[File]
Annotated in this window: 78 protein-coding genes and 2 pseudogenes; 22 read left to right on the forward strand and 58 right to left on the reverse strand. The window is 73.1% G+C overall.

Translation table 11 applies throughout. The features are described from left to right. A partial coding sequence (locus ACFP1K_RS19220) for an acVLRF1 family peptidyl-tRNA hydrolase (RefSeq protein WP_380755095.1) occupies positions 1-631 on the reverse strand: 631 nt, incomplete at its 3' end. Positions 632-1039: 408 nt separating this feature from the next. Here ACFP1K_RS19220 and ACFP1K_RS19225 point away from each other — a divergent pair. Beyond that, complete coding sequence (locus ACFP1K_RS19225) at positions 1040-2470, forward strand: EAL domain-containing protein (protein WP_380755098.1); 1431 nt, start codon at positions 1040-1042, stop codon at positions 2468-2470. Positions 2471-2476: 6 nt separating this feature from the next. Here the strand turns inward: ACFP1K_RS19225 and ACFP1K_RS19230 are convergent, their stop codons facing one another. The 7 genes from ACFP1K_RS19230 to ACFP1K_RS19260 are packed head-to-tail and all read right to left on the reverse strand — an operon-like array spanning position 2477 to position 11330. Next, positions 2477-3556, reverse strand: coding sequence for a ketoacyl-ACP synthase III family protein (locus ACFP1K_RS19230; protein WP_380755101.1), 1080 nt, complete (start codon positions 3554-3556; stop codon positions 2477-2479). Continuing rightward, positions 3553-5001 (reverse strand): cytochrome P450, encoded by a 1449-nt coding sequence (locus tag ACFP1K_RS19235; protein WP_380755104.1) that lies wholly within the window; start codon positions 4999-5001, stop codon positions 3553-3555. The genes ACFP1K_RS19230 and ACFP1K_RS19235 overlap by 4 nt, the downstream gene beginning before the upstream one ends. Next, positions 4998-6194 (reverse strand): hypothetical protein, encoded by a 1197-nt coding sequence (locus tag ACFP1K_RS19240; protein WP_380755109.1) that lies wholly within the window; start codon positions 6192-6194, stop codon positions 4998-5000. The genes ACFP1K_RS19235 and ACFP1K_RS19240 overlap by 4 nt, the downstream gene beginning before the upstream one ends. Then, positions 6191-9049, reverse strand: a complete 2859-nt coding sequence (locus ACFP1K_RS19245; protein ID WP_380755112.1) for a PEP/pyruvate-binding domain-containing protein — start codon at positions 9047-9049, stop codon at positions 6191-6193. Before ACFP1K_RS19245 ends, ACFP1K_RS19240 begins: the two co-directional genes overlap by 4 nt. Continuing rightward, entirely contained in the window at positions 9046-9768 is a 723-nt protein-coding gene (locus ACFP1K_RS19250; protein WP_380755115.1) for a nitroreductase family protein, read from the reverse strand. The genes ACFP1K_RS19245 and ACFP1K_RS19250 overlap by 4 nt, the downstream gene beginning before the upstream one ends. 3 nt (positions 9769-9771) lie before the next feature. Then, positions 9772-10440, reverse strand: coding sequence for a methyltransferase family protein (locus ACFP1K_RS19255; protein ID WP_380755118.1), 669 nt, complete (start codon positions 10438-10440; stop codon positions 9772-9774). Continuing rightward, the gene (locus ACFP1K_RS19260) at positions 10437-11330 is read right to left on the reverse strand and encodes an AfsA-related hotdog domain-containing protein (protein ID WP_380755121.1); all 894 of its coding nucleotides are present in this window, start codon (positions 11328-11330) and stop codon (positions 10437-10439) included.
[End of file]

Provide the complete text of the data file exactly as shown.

Annotated in this window: 78 protein-coding genes and 2 pseudogenes; 22 read left to right on the forward strand and 58 right to left on the reverse strand. The window is 73.1% G+C overall.

Translation table 11 applies throughout. The features are described from left to right. A partial coding sequence (locus ACFP1K_RS19220) for an acVLRF1 family peptidyl-tRNA hydrolase (RefSeq protein WP_380755095.1) occupies positions 1-631 on the reverse strand: 631 nt, incomplete at its 3' end. Positions 632-1039: 408 nt separating this feature from the next. Here ACFP1K_RS19220 and ACFP1K_RS19225 point away from each other — a divergent pair. Beyond that, complete coding sequence (locus ACFP1K_RS19225) at positions 1040-2470, forward strand: EAL domain-containing protein (protein WP_380755098.1); 1431 nt, start codon at positions 1040-1042, stop codon at positions 2468-2470. Positions 2471-2476: 6 nt separating this feature from the next. Here the strand turns inward: ACFP1K_RS19225 and ACFP1K_RS19230 are convergent, their stop codons facing one another. The 7 genes from ACFP1K_RS19230 to ACFP1K_RS19260 are packed head-to-tail and all read right to left on the reverse strand — an operon-like array spanning position 2477 to position 11330. Next, positions 2477-3556, reverse strand: coding sequence for a ketoacyl-ACP synthase III family protein (locus ACFP1K_RS19230; protein WP_380755101.1), 1080 nt, complete (start codon positions 3554-3556; stop codon positions 2477-2479). Continuing rightward, positions 3553-5001 (reverse strand): cytochrome P450, encoded by a 1449-nt coding sequence (locus tag ACFP1K_RS19235; protein WP_380755104.1) that lies wholly within the window; start codon positions 4999-5001, stop codon positions 3553-3555. The genes ACFP1K_RS19230 and ACFP1K_RS19235 overlap by 4 nt, the downstream gene beginning before the upstream one ends. Next, positions 4998-6194 (reverse strand): hypothetical protein, encoded by a 1197-nt coding sequence (locus tag ACFP1K_RS19240; protein WP_380755109.1) that lies wholly within the window; start codon positions 6192-6194, stop codon positions 4998-5000. The genes ACFP1K_RS19235 and ACFP1K_RS19240 overlap by 4 nt, the downstream gene beginning before the upstream one ends. Then, positions 6191-9049, reverse strand: a complete 2859-nt coding sequence (locus ACFP1K_RS19245; protein ID WP_380755112.1) for a PEP/pyruvate-binding domain-containing protein — start codon at positions 9047-9049, stop codon at positions 6191-6193. Before ACFP1K_RS19245 ends, ACFP1K_RS19240 begins: the two co-directional genes overlap by 4 nt. Continuing rightward, entirely contained in the window at positions 9046-9768 is a 723-nt protein-coding gene (locus ACFP1K_RS19250; protein WP_380755115.1) for a nitroreductase family protein, read from the reverse strand. The genes ACFP1K_RS19245 and ACFP1K_RS19250 overlap by 4 nt, the downstream gene beginning before the upstream one ends. 3 nt (positions 9769-9771) lie before the next feature. Then, positions 9772-10440, reverse strand: coding sequence for a methyltransferase family protein (locus ACFP1K_RS19255; protein ID WP_380755118.1), 669 nt, complete (start codon positions 10438-10440; stop codon positions 9772-9774). Continuing rightward, the gene (locus ACFP1K_RS19260) at positions 10437-11330 is read right to left on the reverse strand and encodes an AfsA-related hotdog domain-containing protein (protein ID WP_380755121.1); all 894 of its coding nucleotides are present in this window, start codon (positions 11328-11330) and stop codon (positions 10437-10439) included.